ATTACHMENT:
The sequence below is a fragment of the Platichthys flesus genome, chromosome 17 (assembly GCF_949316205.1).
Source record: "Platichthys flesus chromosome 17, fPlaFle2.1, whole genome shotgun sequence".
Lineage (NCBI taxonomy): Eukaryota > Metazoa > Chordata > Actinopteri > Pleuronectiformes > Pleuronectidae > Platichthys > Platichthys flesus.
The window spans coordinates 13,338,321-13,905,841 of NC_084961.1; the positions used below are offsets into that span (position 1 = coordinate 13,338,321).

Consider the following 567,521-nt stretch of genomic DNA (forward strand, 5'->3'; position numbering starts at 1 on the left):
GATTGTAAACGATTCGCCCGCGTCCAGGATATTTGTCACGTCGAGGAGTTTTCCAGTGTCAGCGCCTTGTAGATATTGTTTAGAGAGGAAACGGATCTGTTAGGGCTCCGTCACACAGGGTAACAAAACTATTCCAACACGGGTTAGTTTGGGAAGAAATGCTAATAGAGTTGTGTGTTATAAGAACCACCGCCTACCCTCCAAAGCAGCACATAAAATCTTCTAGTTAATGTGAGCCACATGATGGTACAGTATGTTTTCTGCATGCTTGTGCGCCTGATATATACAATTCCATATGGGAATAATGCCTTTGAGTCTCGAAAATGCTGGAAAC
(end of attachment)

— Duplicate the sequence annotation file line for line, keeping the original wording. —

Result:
The sequence below is a fragment of the Platichthys flesus genome, chromosome 17 (assembly GCF_949316205.1).
Source record: "Platichthys flesus chromosome 17, fPlaFle2.1, whole genome shotgun sequence".
Lineage (NCBI taxonomy): Eukaryota > Metazoa > Chordata > Actinopteri > Pleuronectiformes > Pleuronectidae > Platichthys > Platichthys flesus.
The window spans coordinates 13,338,321-13,905,841 of NC_084961.1; the positions used below are offsets into that span (position 1 = coordinate 13,338,321).

Consider the following 567,521-nt stretch of genomic DNA (forward strand, 5'->3'; position numbering starts at 1 on the left):
GATTGTAAACGATTCGCCCGCGTCCAGGATATTTGTCACGTCGAGGAGTTTTCCAGTGTCAGCGCCTTGTAGATATTGTTTAGAGAGGAAACGGATCTGTTAGGGCTCCGTCACACAGGGTAACAAAACTATTCCAACACGGGTTAGTTTGGGAAGAAATGCTAATAGAGTTGTGTGTTATAAGAACCACCGCCTACCCTCCAAAGCAGCACATAAAATCTTCTAGTTAATGTGAGCCACATGATGGTACAGTATGTTTTCTGCATGCTTGTGCGCCTGATATATACAATTCCATATGGGAATAATGCCTTTGAGTCTCGAAAATGCTGGAAAC